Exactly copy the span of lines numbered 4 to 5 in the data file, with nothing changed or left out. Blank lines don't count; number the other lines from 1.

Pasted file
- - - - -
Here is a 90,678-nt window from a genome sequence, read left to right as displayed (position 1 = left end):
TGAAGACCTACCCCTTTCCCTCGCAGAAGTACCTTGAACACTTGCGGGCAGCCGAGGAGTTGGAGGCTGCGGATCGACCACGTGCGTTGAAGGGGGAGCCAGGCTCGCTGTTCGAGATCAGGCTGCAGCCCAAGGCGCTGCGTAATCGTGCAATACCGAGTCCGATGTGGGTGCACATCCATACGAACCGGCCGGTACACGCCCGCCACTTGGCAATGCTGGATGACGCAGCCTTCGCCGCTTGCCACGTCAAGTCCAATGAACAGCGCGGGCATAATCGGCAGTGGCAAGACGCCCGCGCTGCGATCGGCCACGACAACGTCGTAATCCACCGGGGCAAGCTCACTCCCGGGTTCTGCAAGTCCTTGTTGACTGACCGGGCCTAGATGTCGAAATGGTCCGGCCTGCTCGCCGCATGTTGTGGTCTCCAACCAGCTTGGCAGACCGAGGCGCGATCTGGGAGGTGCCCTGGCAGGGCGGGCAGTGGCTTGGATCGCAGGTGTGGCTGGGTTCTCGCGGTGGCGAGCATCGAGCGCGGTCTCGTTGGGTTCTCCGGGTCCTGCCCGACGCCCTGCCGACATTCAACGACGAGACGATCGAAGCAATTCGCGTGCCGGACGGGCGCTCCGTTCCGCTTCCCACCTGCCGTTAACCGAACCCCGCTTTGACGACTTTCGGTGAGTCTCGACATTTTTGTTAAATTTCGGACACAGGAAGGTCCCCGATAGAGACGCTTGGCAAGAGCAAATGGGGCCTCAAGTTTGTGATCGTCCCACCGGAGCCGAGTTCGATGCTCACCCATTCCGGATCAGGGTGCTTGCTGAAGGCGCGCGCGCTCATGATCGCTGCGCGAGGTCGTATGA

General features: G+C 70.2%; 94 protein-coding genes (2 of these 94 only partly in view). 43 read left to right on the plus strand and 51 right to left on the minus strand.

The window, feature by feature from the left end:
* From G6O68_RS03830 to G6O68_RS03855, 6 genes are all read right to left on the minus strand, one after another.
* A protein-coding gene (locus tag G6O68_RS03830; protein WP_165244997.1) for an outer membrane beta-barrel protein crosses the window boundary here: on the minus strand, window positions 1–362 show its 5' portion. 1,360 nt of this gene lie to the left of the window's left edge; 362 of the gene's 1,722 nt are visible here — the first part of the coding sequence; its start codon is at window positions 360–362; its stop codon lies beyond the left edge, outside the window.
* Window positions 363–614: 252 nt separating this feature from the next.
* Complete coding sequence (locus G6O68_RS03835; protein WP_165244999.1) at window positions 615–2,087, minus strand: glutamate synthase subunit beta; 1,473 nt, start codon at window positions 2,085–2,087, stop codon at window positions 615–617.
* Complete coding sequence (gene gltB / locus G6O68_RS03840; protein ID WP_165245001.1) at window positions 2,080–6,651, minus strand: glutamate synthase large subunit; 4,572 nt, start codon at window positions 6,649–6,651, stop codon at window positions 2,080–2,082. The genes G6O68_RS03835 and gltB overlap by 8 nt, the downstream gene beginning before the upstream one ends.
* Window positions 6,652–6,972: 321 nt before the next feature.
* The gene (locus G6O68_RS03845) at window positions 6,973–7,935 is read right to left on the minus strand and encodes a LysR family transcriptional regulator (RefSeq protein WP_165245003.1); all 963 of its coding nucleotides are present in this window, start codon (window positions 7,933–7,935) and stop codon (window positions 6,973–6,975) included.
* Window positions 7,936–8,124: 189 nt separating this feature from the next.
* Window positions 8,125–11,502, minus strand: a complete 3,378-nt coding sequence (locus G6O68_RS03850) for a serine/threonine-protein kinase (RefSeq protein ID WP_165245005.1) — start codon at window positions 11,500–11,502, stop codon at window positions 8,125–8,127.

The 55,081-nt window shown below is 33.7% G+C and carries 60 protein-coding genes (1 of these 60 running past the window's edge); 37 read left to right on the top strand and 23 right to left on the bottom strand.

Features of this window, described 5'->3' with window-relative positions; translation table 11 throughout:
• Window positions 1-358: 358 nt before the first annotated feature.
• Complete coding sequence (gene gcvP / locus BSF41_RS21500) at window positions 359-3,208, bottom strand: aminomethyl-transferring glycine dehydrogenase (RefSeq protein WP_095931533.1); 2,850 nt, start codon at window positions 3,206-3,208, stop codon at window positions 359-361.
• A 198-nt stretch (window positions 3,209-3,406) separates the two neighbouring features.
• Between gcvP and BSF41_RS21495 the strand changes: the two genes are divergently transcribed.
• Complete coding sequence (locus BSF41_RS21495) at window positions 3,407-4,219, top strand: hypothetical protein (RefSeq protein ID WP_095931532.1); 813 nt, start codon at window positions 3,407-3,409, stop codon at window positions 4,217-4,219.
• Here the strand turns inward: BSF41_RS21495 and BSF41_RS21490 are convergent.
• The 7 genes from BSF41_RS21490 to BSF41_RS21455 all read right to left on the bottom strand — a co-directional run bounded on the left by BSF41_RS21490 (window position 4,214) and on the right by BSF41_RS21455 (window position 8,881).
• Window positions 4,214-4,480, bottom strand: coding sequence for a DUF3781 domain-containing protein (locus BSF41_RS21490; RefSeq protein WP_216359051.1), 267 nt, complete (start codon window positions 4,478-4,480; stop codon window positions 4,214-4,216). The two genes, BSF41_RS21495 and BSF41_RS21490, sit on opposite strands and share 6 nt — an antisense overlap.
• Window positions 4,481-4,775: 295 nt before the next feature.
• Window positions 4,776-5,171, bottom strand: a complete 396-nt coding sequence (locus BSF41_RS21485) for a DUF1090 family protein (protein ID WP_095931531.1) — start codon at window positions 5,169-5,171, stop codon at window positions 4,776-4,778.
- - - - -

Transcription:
The window, feature by feature from the left end:
* From G6O68_RS03830 to G6O68_RS03855, 6 genes are all read right to left on the minus strand, one after another.